Brightest Darkest Day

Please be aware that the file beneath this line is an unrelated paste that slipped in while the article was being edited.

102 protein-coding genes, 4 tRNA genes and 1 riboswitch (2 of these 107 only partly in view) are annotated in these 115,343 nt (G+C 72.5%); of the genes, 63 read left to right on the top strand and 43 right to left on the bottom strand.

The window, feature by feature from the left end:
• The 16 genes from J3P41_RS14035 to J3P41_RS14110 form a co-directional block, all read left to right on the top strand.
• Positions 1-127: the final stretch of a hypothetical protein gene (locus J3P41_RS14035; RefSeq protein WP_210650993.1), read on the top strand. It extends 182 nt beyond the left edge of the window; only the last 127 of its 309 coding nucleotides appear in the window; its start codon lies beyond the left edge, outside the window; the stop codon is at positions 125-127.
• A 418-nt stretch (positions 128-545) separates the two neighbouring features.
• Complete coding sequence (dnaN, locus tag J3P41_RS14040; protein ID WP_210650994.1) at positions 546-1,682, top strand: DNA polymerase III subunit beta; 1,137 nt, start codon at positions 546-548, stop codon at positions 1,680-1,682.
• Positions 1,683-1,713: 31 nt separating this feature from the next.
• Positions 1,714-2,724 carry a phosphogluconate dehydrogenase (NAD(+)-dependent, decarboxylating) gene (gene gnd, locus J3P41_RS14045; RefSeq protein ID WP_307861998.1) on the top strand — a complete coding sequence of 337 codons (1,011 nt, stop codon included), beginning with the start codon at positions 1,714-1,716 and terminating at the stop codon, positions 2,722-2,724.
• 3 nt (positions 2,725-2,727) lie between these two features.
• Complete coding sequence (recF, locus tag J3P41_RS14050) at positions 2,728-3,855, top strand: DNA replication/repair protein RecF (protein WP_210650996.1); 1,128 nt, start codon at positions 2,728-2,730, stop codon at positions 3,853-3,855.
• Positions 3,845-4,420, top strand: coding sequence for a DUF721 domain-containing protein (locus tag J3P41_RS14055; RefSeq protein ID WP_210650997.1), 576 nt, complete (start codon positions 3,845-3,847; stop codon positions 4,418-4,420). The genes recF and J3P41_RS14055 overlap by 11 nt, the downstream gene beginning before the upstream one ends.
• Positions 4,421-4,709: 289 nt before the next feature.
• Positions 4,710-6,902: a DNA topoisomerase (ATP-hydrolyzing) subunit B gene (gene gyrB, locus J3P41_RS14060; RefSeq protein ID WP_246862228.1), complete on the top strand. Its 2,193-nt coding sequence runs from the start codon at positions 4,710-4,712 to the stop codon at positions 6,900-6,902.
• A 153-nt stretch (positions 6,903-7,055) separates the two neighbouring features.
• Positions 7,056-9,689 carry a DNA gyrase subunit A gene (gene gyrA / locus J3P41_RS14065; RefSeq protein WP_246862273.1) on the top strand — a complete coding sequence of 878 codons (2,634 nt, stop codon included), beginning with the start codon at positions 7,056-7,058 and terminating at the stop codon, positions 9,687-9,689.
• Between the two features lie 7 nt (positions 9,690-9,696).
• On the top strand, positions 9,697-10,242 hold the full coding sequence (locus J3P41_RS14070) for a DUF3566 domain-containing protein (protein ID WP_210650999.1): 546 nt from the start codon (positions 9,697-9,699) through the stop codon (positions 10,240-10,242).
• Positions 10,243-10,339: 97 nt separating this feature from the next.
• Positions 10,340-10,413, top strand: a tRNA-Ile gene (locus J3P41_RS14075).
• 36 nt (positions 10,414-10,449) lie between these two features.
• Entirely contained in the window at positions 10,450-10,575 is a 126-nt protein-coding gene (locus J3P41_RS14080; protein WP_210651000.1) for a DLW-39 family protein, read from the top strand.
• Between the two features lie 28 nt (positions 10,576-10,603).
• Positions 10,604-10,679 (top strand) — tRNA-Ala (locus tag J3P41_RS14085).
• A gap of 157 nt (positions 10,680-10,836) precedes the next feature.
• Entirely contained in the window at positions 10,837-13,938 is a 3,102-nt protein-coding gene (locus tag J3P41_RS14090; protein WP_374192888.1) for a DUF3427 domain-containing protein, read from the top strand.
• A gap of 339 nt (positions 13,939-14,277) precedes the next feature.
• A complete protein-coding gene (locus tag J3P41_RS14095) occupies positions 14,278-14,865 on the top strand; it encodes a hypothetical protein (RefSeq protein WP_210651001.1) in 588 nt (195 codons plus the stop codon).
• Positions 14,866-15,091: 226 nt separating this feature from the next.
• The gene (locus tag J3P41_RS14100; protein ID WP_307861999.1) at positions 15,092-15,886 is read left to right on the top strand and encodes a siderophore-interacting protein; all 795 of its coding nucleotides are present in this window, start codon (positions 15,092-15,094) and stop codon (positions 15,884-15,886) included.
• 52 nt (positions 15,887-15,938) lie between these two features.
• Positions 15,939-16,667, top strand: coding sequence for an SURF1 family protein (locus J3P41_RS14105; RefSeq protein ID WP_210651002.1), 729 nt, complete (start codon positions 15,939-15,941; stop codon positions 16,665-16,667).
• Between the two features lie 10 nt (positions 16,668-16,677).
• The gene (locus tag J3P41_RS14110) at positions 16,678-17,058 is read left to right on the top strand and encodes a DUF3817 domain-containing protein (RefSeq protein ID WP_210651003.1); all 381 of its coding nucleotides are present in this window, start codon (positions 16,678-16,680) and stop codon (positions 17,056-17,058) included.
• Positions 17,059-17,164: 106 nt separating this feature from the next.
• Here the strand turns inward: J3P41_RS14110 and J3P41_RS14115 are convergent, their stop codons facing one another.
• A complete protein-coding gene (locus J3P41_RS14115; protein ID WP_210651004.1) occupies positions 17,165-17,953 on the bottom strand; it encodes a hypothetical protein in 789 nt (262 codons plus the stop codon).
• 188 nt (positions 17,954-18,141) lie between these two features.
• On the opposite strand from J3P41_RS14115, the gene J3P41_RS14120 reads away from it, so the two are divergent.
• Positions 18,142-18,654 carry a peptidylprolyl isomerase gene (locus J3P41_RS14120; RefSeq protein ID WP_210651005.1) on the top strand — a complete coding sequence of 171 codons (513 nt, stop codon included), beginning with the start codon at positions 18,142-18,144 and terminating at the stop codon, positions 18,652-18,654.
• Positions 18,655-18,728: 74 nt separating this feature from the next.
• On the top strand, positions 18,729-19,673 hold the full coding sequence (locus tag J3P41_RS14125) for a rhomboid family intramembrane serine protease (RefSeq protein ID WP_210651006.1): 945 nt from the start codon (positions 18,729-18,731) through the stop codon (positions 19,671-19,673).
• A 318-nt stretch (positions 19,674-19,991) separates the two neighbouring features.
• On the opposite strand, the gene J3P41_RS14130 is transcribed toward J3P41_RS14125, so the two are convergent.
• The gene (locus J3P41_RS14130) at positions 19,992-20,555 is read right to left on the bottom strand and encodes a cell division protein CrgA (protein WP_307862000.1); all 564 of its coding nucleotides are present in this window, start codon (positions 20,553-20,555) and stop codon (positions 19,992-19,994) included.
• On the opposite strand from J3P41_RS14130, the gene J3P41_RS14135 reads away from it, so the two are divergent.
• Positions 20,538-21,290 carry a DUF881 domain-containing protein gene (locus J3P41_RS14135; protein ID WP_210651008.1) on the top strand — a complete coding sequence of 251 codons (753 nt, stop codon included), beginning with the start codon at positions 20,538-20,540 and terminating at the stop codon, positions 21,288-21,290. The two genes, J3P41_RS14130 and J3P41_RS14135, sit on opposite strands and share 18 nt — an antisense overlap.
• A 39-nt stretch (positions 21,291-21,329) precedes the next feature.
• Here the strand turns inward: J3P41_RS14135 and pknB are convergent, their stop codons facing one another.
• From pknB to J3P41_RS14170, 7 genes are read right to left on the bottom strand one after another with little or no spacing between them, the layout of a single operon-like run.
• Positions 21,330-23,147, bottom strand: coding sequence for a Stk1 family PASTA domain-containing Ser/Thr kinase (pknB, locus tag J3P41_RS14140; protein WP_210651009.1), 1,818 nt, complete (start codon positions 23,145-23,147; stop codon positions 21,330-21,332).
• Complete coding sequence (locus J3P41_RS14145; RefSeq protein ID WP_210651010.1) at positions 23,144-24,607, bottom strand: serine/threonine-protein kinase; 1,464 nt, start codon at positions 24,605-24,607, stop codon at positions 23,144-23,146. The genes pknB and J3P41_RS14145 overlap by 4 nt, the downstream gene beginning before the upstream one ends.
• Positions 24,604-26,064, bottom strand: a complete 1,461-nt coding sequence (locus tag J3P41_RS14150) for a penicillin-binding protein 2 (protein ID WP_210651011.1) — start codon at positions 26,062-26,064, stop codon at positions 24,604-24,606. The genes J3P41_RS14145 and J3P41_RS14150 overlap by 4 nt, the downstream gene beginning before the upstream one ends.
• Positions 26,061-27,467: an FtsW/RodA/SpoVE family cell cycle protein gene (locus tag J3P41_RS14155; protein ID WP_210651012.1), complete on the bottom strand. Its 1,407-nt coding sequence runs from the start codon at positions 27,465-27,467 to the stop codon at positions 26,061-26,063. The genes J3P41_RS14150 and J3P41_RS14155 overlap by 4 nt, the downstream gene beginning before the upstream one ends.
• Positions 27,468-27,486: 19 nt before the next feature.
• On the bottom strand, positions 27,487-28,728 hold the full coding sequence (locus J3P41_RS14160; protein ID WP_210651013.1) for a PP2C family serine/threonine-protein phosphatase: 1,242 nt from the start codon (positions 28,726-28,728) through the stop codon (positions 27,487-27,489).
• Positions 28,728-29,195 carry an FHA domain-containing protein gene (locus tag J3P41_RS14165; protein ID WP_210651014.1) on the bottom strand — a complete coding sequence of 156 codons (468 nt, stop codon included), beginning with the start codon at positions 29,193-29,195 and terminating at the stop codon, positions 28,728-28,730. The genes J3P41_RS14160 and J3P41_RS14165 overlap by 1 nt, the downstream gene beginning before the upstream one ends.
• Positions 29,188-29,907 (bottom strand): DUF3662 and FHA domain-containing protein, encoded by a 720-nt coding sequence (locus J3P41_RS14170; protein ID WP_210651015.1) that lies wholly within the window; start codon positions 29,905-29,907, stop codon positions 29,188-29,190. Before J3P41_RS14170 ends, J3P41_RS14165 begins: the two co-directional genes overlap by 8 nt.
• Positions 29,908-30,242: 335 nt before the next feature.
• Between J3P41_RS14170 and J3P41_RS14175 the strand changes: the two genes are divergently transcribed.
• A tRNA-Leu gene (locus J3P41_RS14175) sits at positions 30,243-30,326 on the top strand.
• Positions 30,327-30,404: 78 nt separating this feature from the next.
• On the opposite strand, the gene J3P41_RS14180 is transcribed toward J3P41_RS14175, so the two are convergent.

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In its mix of decisively poppy hooks and evocative cool, Brightest Darkest Day, the debut album from OK Go's Tim Nordwind and He Say, She Say's Drea Smith, feels like a natural blend of their approaches without sounding like anything they've done before. The sullenly catchy pop of "Everyone Says," for instance, could be roughed up into an OK Go song, but it's more interesting here, with a martial beat and spy movie guitars backing Smith's deceptively sweet vocals. Throughout the album, the duo nods to the new wave and post-punk Nordwind and Smith both love without forcing an '80s feel on their music. That said, there's an undeniably British influence on Pyyramids' moody pop, and on songs such as the haunting, borderline desperate "Don't Go" and the sweeping drama of "Smoke and Mirrors," they recall the Noisettes in their more low-key moments. However, there's more depth to Brightest Darkest Day than that might suggest -- "Paper Doll," for example, evokes '90s grunge-pop and provides a showcase for Smith's vulnerable, versatile singing. She's equally sweet, aching, and strong on songs such as "Invisible Scream," one of several hints during the course of this aptly named album that the duo finds a considerable amount of enjoyment in misery. Fortunately, it's contagious on songs like "That Ain't Right" and "Nothing I Can Say," which is one of the finest examples of Pyyramids' hook-laden pop. While moments like the title track intro and "Time (Interlude)" aren't exactly necessary, Brightest Darkest Day's highlights are so catchy that it's easy to forgive the occasional indulgent moment. Ultimately, this is a strong debut from a band with a sound worth exploring more.

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